Euthanising or killing a chicken is one of the less attractive aspects of keeping chickens, and of course, a vet can do this for you, but it is sometimes necessary for us to know how to dispatch a chicken at home.
We have a duty of care for every chicken in our flock and must prevent unnecessary suffering. If a bird is suffering and has no chance of recovering, it can sometimes be kinder to kill it than to leave it in the hope that it might get better.
In this guide, I will show you how to dispatch a chicken. Please note, this article contains some images that may be upsetting for some people.
The cockerel problem
Many newcomers to the hobby will buy an incubator and hatch out some chicks to find they have more cockerels than they can keep or re-home. Unfortunately, there is no easy way to sex embryos inside an egg, and on average, you will hatch 50% male and 50% female chicks. Unless these are autosexing breeds or sex-linked hybrids, it is difficult to know how to sex the chicks.
Before you know it, you have many cockerels starting to crow and are eating a lot! You realise that the elephant in the room is you have to dispatch them.
At first, cockerels will get on together but come next year, when they have matured and the breeding season starts, they will begin to fight, so it is better to face reality sooner than later. It takes a considerable amount of feed before a cockerel reaches maturity, so I would encourage you to make tough decisions sooner than later.
Surplus male birds in a flock cause problems: fighting amongst themselves and causing injury to one another and mating excessively with the hens, causing spur wounds on their sides and back.
I’m sure you’ve heard of cockfighting. Sometimes, even our typical backyard breeds will fight to the death.
Killing a sick chicken
Sometimes we need to know how to kill a chicken in an emergency because it is suffering and has no chance of recovery- a fox or dog attack for example that has left a chicken badly injured and in pain.
Taking a hen to the vet is one option, but vet costs build up and when your chicken cost under £20 to start with. Expensive bills can put you off chicken keeping, so it’s better to know how to take responsibility to deal with terminal disasters in a quick, efficient, humane and all importantly, legal manner.
Whatever the reason you need to kill a chicken, you need to learn how to dispatch a chicken effectively. By effectively, I mean quickly with the minimum amount of pain.
We must do what is best for our birds, and sometimes that means we have to “grasp the nettle” and dispatch a chicken.
How to dispatch a chicken
Whilst I have used the neck dislocation method for years, I wondered whether this was the most humane that we can practise at home. There are several wall-mounted ‘dispatchers’ sold that looked like they might be the answer.
The people who know about this in the UK are the Humane Slaughter Association (HSA), and I found some interesting information about the various methods of killing a chicken.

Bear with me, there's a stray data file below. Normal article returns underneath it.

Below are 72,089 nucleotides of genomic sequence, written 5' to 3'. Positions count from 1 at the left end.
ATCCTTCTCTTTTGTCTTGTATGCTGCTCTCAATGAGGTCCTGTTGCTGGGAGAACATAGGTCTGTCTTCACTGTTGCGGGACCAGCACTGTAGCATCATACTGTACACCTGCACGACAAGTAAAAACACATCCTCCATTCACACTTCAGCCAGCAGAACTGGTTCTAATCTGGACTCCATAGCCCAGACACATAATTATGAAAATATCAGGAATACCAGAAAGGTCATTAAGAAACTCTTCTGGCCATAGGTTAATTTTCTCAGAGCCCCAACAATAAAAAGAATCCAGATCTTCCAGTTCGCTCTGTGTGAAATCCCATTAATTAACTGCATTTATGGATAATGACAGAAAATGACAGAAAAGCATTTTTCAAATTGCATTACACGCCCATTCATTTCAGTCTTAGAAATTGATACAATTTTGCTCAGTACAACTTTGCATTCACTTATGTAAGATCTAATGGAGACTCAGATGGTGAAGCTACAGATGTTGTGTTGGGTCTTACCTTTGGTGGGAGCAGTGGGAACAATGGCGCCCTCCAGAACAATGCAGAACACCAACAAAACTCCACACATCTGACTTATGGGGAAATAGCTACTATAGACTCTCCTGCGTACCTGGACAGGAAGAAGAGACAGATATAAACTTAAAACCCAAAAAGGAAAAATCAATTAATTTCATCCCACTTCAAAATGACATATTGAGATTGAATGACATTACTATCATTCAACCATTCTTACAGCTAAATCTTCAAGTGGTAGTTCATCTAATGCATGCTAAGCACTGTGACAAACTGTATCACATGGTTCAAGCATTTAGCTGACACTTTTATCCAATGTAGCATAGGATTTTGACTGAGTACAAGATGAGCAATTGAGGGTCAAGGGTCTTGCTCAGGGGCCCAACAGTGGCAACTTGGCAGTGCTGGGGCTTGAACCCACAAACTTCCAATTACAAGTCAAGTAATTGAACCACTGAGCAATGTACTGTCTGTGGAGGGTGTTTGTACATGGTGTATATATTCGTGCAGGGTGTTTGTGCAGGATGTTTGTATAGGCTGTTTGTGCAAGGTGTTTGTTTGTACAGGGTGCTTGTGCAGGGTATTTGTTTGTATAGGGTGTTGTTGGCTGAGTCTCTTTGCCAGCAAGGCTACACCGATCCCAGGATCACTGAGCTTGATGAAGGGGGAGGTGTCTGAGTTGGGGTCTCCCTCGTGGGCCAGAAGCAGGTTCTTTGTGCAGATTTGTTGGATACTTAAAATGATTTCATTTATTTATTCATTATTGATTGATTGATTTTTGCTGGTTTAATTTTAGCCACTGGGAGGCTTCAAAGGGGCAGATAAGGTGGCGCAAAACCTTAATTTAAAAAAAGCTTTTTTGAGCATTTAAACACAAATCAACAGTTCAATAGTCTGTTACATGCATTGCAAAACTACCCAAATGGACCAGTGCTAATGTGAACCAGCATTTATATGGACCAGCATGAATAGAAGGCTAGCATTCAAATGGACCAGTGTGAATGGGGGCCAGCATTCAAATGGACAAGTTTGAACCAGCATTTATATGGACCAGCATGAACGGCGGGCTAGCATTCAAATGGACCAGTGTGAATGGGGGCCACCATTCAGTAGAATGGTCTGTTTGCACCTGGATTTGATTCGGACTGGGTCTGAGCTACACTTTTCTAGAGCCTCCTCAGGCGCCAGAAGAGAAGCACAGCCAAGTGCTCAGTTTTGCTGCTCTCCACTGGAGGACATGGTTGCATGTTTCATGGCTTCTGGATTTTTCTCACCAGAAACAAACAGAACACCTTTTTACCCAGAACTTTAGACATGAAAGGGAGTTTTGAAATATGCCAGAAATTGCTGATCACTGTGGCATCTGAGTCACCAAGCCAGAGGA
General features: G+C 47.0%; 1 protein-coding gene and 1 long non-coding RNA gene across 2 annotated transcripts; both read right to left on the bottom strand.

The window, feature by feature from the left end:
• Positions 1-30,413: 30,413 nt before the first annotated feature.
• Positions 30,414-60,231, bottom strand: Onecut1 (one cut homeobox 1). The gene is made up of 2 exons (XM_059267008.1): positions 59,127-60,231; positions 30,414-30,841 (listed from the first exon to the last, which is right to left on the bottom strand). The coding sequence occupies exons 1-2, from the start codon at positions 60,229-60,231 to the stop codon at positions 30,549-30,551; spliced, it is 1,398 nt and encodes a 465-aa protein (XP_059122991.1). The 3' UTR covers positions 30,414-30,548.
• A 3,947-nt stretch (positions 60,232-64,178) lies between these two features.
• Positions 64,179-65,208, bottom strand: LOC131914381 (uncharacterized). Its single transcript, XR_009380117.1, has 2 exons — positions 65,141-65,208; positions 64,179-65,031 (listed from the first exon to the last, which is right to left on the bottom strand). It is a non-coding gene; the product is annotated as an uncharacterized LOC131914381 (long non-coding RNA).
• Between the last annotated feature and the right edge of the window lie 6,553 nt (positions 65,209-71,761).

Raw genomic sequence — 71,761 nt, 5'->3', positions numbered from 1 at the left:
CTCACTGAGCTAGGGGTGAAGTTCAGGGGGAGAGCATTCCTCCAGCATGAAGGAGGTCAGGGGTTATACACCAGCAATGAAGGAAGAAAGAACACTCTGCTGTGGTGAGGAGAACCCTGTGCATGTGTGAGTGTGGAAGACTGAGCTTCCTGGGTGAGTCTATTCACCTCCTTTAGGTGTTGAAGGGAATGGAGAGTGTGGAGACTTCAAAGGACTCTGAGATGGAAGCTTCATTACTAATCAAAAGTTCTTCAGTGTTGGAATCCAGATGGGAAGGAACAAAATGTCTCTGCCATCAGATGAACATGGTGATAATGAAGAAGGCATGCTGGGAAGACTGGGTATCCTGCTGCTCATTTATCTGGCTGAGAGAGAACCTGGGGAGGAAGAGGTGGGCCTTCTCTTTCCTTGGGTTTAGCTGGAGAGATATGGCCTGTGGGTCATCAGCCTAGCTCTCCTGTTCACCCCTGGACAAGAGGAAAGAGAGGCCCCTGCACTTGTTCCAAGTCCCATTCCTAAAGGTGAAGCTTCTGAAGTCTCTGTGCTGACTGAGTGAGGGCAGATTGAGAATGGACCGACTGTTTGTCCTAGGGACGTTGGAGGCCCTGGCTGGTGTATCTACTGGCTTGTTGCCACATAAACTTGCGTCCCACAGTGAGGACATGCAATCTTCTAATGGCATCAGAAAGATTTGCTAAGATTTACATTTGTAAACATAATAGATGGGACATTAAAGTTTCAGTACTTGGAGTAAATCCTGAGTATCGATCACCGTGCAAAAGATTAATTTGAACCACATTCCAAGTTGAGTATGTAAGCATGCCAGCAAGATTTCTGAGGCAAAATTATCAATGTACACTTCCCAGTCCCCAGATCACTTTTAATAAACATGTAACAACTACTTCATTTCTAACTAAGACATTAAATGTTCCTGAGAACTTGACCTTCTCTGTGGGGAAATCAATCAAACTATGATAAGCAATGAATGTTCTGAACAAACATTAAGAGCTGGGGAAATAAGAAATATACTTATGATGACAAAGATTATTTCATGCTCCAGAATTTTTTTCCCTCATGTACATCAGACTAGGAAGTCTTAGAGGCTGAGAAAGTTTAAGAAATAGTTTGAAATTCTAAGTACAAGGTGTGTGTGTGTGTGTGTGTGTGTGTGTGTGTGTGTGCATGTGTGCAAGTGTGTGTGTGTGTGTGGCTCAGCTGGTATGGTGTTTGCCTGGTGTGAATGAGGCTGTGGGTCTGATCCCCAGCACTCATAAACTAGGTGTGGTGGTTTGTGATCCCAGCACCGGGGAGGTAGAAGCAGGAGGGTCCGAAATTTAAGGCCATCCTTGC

It turned out that the HSA does not recommend wall-mounted dispatchers and handheld pliers that may claim to dislocate the neck. They crush the neck without stretching or breaking blood vessels, or concussing the brain. It is unlikely to be a fast method of killing a chicken. It can leave the bird in a lot of pain if it doesn’t go well.
The recommended method of dispatching a backyard chicken (in the UK) is first to stun, which could be using a captive bolt gun designed for poultry, or by electric stunning that renders the animal unconscious before dispatching it.
Due to the high price of electric stunning equipment, I looked for a captive bolt gun. When updating this article (January 2021) I could only find companies abroad selling them at around £300 with the shipping charges.
The neck dislocation method without stunning is permitted for small numbers of birds, where no other stunning methods are available or as a backup method. Still, if you can get a captive bolt gun suitable for poultry, that would be better.
The neck dislocation method
When killing a chicken, the aim is to minimise suffering, so the bird becomes unconscious as quickly as possible. If done correctly, the neck is dislocated, and the bird becomes unconscious very quickly.
The HSA suggest it takes around 15 milliseconds; it’s not immediate as I thought. I feel that getting the technique right is essential to keep this to a minimum.
Ideally, get an experienced poultry keeper to show you how to dispatch a chicken. It is not very easy to describe the method or to show it in pictures.
This method can also be used on other small poultry but unless you are experienced, do not attempt it on larger birds like heavy breeds of ducks. The ‘broomstick method‘ of neck dislocation has in the past been used for large ducks, geese and turkeys.
Catch the bird calmly, ideally in the evening when the bird is roosting and calm. Take it to a quiet location away from the other birds’ sight and where they won’t become stressed if hearing any noises such as the flapping of wings.
The broomstick method
You may find it easier (especially with large cockerels) to use the broomstick method. Instead of holding the neck, place the bird’s head on the ground, comb upwards, beak pointing away from you and place a broom handle over the back of the neck up against the comb. Place your feet either side to securely hold the head and pull upwards on the feet to stretch the neck in one motion.
“Grasping the nettle” is tough, but remember knowing how to kill a chicken was considered an everyday rural skill just a few generations ago.
Once you have mastered the neck dislocation method to humanely euthanase a bird, this opens up the possibility of keeping a few chickens for meat too.